As of January 2017, the Adoptees’ Birthright Act allows adult adoptees born or adopted in New Jersey access to their original birth certificate through the Registrar of Vital Statistics. The fruition of the new law is allowing for many joyous reunions.

One such joyous reunion was Ellen Brotschol Noble’s, who has been able to experience these benefits firsthand. She was told at the age of nine that she was adopted. She had always wondered where she had come from, but never had access to any of the information. Thanks to this new law, she was able to get answers. When she received her original birth certificate, it showed that she had four siblings. She then searched for her mother’s name online and found an obituary from 2010 and found that it had the names of the four siblings listed.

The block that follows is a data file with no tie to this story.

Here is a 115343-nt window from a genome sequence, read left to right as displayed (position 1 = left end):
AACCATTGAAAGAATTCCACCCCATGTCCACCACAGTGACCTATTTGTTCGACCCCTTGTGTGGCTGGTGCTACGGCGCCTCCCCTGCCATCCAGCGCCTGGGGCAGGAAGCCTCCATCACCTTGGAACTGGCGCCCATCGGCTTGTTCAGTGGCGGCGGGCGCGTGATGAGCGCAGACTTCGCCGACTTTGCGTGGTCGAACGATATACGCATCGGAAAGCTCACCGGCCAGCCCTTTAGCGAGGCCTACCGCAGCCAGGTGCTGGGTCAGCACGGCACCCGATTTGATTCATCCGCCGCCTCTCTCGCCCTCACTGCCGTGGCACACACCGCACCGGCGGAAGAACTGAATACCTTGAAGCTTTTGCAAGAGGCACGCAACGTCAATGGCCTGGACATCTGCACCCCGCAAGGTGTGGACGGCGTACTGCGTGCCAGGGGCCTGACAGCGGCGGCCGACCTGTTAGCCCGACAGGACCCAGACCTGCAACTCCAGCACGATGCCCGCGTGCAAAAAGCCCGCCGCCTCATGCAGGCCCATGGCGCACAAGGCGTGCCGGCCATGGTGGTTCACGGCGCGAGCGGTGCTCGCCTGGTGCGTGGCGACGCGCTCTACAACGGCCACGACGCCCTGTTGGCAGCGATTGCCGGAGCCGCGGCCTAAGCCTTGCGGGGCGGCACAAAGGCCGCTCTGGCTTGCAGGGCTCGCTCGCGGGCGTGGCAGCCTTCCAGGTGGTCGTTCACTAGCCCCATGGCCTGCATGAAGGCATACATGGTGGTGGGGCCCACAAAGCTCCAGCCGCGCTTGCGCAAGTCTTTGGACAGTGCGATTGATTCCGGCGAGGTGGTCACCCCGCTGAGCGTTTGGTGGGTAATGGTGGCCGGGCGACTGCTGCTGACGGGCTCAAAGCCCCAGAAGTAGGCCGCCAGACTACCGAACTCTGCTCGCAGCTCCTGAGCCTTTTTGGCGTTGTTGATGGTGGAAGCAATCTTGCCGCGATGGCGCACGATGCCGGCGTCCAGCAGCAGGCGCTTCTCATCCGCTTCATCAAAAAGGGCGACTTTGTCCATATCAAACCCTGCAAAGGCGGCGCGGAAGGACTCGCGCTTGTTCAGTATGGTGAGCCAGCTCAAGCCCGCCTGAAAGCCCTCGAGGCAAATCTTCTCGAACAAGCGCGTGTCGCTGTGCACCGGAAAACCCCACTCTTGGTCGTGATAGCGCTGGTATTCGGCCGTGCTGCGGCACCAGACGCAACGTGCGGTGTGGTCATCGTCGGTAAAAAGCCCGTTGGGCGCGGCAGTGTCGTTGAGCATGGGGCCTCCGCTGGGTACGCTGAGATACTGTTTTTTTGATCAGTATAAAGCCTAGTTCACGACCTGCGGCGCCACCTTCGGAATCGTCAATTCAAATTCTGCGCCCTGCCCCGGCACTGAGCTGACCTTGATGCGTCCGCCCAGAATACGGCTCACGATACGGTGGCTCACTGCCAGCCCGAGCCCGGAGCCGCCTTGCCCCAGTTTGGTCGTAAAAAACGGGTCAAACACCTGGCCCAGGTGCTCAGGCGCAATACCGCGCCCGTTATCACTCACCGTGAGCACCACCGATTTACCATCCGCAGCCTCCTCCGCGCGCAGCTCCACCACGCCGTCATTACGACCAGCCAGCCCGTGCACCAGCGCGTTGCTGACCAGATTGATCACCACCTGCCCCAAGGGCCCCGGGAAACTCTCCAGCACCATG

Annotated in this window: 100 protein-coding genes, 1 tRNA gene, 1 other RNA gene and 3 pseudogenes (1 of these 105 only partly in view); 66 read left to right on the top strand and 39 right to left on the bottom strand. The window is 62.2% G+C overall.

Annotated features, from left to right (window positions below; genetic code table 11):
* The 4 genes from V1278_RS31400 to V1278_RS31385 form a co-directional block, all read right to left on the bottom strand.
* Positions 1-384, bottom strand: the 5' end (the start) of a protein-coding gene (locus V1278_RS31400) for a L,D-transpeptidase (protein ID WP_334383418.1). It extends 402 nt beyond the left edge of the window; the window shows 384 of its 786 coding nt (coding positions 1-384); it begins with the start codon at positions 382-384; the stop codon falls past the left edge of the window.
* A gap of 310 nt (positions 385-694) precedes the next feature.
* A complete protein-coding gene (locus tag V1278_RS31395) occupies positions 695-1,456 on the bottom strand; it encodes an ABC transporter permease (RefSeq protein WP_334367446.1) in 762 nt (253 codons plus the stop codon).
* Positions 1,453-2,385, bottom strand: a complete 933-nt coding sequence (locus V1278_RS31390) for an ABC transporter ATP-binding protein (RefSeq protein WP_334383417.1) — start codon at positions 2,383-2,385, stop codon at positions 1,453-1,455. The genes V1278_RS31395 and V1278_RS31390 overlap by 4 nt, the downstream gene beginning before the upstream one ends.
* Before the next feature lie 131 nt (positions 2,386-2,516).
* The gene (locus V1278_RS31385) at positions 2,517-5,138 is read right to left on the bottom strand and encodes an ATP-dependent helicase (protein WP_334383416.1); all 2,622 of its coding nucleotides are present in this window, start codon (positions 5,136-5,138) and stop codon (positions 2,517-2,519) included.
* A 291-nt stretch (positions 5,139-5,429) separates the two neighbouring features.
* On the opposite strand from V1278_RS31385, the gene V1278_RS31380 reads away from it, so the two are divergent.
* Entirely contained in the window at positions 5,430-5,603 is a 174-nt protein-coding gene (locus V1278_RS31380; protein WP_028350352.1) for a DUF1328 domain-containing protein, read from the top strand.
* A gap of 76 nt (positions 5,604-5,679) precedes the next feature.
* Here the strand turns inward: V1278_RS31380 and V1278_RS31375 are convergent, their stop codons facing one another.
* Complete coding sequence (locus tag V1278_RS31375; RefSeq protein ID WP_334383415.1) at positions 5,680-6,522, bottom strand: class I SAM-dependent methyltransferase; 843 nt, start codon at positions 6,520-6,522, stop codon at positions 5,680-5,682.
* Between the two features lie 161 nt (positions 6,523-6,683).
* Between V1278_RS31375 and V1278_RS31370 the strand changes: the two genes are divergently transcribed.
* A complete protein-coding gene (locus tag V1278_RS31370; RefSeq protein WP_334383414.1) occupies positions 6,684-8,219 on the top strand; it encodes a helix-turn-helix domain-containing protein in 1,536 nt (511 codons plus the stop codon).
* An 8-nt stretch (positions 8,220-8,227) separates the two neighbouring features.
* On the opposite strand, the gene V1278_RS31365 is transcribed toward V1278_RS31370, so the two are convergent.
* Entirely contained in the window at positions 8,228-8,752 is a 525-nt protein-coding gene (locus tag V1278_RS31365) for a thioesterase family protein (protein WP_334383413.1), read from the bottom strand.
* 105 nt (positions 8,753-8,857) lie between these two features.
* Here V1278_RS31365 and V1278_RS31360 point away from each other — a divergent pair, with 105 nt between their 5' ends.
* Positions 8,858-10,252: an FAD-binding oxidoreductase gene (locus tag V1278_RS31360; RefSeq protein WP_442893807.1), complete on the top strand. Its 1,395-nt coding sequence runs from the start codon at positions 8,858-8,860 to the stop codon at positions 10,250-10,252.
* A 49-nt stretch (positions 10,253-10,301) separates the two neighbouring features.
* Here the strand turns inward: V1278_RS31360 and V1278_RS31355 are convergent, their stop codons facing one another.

After some deliberation, she decided to reach out to them. She wrote a letter to each. “I’m not looking to disrupt your family. I don’t want anything. Here’s a picture in case of any resemblance, I think we might be related,” she said in her note.

Her sister, Michelle Carlson, was ecstatic when she read the letter. She immediately knew deep down that this was her sister. The two decided to take DNA tests and were able to confirm that they were in fact siblings. Ellen was then shocked to find out that her father had four children from his first marriage as well. She went from spending 60 years as an only child to being one of nine children in the blink of an eye. Five of her newfound siblings live nearby in New Jersey. Just like that, her family grew exponentially. She is so excited to have found her family and thankful that they have welcomed her with open arms.

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